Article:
Factors that affect gas prices at the pumps
Many drivers base their choice of gas station on price alone. Understanding important factors that affect the price of gas can help you make informed decisions as you choose where to fill your tank.
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- Gas stations often match each other’s prices
- Gas prices can change quickly
- Gas prices can be higher in some parts of Canada
- Differences between Canadian and American gas prices
- The prices of gasoline, crude oil, diesel fuel and home heating oil don’t always rise and fall together
Gas stations often match each other’s prices
Gas stations typically post their prices on large street-side signs. Since consumers are very sensitive to price, gas stations often strive to meet or beat their competitors' posted rates so they do not lose customers.
As a result, competing gas stations often charge similar or identical prices. Charging the same price is not illegal unless competing gas stations reach an agreement to do so.
Gas prices can change quickly
The fact that prices for gasoline can change quickly is generally an indication that competition is working.
Prices go up or down as retailers compete, and each tries to match what the other is charging.
Prices at the pumps also depend on the wholesale price that gas stations must pay their suppliers, which can change on a daily basis.
Price swings are also caused by changes in the level of consumer demand. Prices typically go up when demand is higher (for example, when more people are traveling) and go down when demand is lower.
Factors that affect the global or local gasoline supply also result in price changes. Prices typically go up when supply is reduced (for example, when oil refineries shut down for maintenance or due to a hurricane), and go down when the supply of gas increases.
Gas prices can be higher in some parts of Canada
There are a number of factors that can affect the final price of gas at the pumps from one region of Canada to another:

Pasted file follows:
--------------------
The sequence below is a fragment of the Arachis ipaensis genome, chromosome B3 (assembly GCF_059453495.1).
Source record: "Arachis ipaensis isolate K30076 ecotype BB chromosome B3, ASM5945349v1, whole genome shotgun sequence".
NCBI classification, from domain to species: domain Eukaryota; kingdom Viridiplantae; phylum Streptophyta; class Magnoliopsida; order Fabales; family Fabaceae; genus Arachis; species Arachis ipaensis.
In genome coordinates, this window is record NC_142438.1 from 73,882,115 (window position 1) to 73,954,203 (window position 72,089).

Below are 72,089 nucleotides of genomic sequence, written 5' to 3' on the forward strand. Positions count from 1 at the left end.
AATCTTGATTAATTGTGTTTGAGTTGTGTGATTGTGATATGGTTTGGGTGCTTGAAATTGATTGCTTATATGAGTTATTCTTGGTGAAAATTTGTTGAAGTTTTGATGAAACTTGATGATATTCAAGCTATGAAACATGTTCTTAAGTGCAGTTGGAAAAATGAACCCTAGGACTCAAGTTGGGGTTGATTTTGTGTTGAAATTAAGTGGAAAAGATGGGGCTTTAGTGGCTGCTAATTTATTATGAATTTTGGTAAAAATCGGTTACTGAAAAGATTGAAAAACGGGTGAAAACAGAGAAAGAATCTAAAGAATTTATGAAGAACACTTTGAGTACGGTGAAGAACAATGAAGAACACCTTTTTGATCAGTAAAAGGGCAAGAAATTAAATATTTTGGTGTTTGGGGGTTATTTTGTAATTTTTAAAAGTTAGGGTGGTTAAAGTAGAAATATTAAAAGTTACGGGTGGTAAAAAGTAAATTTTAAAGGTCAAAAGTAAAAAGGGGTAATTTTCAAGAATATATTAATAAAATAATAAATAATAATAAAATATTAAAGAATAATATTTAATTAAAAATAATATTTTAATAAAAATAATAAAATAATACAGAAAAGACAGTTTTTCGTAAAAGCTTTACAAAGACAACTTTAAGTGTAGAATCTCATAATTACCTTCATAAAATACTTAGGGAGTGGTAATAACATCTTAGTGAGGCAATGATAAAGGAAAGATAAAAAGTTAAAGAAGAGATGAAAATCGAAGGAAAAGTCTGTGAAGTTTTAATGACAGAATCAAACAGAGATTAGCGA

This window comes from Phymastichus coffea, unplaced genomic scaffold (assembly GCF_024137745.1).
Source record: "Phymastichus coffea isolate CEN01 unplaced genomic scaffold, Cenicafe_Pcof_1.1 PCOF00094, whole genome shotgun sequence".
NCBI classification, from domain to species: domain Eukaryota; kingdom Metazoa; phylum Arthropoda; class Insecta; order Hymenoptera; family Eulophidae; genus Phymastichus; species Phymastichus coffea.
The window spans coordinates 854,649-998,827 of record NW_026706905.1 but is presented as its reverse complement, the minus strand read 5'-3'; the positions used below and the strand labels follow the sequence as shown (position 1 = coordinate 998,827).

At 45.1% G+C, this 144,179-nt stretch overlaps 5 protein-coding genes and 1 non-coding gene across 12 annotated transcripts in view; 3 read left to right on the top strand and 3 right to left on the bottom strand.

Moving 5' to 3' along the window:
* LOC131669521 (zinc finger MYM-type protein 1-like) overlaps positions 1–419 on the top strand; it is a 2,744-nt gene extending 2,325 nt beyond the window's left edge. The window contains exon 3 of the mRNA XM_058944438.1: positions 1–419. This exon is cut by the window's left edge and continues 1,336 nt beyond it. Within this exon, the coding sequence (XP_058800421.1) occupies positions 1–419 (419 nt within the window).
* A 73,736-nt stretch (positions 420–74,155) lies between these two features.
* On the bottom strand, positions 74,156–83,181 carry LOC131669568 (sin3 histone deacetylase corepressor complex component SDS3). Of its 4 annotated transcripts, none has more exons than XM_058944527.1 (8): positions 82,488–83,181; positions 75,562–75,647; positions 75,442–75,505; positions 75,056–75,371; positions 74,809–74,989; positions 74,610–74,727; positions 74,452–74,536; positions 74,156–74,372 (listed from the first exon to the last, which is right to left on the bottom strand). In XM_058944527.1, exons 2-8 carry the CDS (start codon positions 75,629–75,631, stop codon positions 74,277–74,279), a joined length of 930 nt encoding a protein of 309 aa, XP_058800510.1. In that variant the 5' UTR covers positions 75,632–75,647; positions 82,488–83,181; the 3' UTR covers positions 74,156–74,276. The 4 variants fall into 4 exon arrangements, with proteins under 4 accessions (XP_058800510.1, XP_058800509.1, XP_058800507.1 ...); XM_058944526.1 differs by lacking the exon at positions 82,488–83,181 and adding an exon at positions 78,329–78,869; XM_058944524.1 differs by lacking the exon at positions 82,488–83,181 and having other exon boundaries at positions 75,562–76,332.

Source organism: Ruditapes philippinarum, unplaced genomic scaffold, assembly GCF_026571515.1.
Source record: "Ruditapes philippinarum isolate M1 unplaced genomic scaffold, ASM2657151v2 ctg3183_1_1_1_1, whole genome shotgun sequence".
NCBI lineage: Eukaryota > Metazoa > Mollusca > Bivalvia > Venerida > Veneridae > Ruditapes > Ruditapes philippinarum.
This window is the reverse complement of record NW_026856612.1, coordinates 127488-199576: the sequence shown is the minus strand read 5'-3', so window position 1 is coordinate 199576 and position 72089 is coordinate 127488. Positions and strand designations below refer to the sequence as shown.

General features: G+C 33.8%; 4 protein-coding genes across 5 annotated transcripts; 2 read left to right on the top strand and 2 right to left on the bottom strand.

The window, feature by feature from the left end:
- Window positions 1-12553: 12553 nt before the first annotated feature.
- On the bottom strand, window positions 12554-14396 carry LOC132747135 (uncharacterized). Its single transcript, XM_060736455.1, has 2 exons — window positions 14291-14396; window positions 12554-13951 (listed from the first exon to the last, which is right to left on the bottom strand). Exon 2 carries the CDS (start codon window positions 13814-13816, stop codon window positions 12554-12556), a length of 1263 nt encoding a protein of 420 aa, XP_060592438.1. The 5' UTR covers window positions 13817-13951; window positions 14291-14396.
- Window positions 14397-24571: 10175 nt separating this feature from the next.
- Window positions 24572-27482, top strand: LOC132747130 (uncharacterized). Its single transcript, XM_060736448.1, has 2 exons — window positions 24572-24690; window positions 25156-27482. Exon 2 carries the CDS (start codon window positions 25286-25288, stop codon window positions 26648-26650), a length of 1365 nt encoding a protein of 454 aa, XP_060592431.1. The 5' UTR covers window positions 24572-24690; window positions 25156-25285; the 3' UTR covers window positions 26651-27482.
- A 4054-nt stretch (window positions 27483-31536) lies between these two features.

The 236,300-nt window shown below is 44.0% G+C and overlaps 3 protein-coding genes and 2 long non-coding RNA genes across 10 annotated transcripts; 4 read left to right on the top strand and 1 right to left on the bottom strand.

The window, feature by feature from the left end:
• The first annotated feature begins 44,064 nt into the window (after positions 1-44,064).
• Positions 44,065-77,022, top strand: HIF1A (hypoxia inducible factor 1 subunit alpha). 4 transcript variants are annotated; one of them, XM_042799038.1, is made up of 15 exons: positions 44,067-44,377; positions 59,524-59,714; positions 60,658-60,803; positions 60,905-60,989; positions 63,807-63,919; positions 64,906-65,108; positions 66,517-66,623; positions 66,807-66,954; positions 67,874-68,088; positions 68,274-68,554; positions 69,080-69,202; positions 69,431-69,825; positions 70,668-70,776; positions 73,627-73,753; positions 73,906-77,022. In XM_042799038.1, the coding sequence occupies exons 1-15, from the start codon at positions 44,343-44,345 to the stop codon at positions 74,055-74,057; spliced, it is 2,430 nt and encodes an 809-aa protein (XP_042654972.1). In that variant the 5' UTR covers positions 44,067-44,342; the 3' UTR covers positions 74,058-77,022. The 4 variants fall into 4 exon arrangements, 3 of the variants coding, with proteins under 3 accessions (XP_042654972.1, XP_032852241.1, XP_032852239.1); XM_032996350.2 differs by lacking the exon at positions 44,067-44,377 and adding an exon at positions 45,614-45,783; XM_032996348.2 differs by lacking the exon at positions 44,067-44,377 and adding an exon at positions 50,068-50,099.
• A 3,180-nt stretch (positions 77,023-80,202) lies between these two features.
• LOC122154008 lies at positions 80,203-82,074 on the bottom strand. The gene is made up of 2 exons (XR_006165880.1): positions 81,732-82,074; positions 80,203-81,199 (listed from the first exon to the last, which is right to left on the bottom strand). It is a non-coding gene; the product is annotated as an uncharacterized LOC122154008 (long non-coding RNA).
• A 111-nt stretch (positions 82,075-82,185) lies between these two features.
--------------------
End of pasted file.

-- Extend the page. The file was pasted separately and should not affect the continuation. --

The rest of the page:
- All provinces and territories place different taxes on gasoline. Higher taxes contribute to higher prices at the pumps.
- Retailers in large cities usually sell more gas, which means they can charge less per litre and still make a profit.
- Local supply and demand conditions vary from region to region, including the number, size, and type of competitors. The presence of one or more aggressive price competitors in a local market may lead to lower prices.
- It costs more to transport gasoline to the pumps in some regions of Canada, such as remote areas that are far from major cities. These higher transportation costs will show up in the price of gas.
Differences between Canadian and American gas prices
Differences in prices at the pumps between Canada and the United States are generally due to our different currency values and tax rates.
When we factor in the currency exchange rate and remove the effect of different tax rates, Canadian and American gasoline prices are generally comparable. Canadian prices are sometimes lower than American prices.
The prices of gasoline, crude oil, diesel fuel and home heating oil don’t always rise and fall together
Gasoline prices generally track crude prices. However, there can be a delay of up to two months before decreases or increases in crude oil prices are passed along to consumers.
Unlike gasoline, the demand for home heating oil is seasonal, and the product is usually bought under contract from a supplier for an entire season, at prices that tend to be consistent.
The demand for diesel fuel, which mostly comes from truckers and farmers, is also relatively constant. Like with home heating oil, trucking fleets usually negotiate a diesel contract with one supplier. As a result, diesel prices tend to be more consistent than gasoline.
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